Mataaro Whakahaere Pūkaha Rererangi
Aeronautical engineers plan and supervise the design, development, manufacture, modification, and maintenance of all types of flight vehicles.
Aeronautical engineers usually earn
$73K-$90K per year
Industry sources indicate that the average gross annual salary for aeronautical engineers was about $82,500 in 2011, with the highest-paid 25% earning an average of $90,450, while the lowest-paid 25% earned an average of $73,750 a year.
Senior aeronautical engineers in charge of a team or leading a project may earn more than $100,000 a year.
(This information is a guide only. Find out more about the sources of our pay information)
What you will do
Aeronautical engineers may do some or all of the following:
- study aircraft defects or faults, and recommend repairs or modifications
- design equipment or tools to repair or maintain aircraft
- discuss designs and data with colleagues, aircraft engineering tradespeople, aircraft manufacturers, and airline owners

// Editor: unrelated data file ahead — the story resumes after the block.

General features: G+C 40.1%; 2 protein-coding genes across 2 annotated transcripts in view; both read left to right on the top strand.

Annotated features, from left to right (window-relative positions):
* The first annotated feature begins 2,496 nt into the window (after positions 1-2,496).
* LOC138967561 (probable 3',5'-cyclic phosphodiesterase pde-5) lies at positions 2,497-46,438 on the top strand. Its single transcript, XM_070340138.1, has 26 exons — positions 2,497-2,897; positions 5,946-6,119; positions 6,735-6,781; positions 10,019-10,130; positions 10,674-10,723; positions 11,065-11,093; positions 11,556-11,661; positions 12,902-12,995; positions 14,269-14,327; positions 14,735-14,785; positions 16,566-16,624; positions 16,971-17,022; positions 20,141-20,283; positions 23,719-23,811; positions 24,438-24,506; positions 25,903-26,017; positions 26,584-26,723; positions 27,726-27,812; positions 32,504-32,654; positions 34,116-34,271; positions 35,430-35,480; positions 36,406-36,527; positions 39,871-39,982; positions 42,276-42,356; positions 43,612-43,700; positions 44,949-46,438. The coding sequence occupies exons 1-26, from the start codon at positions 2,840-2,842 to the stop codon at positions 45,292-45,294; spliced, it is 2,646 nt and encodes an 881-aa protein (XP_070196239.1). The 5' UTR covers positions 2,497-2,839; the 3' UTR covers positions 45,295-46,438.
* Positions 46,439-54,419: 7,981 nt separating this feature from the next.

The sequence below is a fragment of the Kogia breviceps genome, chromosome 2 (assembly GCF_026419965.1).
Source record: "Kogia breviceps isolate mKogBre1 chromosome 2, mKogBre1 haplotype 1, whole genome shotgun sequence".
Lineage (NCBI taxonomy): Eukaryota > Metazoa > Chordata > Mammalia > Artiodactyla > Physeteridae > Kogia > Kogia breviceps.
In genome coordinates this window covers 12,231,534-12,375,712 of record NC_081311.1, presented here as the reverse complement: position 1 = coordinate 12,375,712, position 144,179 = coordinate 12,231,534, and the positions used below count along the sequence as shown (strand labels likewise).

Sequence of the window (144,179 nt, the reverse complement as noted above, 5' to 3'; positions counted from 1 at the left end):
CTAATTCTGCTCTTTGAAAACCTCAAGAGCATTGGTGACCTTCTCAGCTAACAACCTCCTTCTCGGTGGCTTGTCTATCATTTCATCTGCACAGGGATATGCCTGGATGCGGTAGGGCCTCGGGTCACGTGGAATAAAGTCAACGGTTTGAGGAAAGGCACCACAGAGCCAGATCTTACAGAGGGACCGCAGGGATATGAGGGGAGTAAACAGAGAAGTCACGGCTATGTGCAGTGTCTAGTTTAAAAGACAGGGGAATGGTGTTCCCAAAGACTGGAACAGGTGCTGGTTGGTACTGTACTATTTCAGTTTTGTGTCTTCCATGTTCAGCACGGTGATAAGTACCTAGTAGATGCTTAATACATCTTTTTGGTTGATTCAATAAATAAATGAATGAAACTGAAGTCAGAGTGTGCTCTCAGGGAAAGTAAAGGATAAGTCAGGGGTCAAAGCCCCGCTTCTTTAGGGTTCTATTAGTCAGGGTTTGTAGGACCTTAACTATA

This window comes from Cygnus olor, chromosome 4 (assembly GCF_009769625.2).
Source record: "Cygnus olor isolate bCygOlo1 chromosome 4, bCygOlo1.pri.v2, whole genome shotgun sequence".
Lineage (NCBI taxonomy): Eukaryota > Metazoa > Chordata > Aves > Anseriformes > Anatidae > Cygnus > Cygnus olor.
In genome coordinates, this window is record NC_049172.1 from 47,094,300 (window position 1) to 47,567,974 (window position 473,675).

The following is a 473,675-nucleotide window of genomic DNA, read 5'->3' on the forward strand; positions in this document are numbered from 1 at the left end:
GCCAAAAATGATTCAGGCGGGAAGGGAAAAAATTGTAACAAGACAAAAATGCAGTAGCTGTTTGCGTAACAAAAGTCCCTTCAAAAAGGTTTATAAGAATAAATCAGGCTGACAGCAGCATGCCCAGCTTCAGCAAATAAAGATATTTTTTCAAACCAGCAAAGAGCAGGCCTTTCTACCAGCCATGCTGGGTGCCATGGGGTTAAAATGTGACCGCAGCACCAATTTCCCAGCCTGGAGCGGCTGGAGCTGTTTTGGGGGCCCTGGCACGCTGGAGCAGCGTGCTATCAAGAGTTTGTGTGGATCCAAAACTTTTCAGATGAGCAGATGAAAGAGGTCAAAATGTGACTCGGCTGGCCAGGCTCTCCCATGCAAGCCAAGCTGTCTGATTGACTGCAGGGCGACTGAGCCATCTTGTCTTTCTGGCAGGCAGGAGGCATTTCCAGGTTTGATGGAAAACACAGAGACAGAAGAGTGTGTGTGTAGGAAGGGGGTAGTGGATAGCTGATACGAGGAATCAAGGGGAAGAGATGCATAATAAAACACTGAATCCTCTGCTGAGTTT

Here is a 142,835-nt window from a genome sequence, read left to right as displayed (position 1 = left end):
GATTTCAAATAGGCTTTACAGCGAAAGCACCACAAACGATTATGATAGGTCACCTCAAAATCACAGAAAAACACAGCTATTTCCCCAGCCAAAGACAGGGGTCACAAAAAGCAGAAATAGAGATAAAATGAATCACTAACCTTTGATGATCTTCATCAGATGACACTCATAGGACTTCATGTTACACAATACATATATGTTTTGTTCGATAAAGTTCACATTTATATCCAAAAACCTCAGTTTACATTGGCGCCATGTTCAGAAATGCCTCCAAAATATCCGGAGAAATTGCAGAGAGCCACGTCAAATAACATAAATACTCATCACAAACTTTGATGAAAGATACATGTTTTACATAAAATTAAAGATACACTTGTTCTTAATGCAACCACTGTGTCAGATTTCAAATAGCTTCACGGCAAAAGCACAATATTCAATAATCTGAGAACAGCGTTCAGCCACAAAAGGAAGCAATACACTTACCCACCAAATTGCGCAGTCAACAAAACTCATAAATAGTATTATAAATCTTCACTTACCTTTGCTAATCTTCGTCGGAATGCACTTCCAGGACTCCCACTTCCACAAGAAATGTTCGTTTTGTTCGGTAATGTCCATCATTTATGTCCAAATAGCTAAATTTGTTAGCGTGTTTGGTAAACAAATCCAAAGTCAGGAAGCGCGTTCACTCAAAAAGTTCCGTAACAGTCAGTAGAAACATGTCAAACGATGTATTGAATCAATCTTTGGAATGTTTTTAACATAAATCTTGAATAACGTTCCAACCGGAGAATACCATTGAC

- make detailed records of drawings, technical instructions, assessments, and calculations
- oversee the design of new aircraft or modifications to existing aircraft
- give technical and regulatory advice to professionals in the aerospace industry.
Skills and knowledge
Aeronautical engineers need to have:
- knowledge of aircraft structures and engine systems
- a good understanding of aerodynamics (how aircraft fly) and thermodynamics (the effects of heat on aircraft)
- knowledge of design techniques and engineering principles
- an understanding of mechanical processes and the metals and alloys used in aircraft
- knowledge of civil aviation laws and regulations
- the ability to explain complicated ideas in simple language for report writing or to express design plans to aircraft engineers and technicians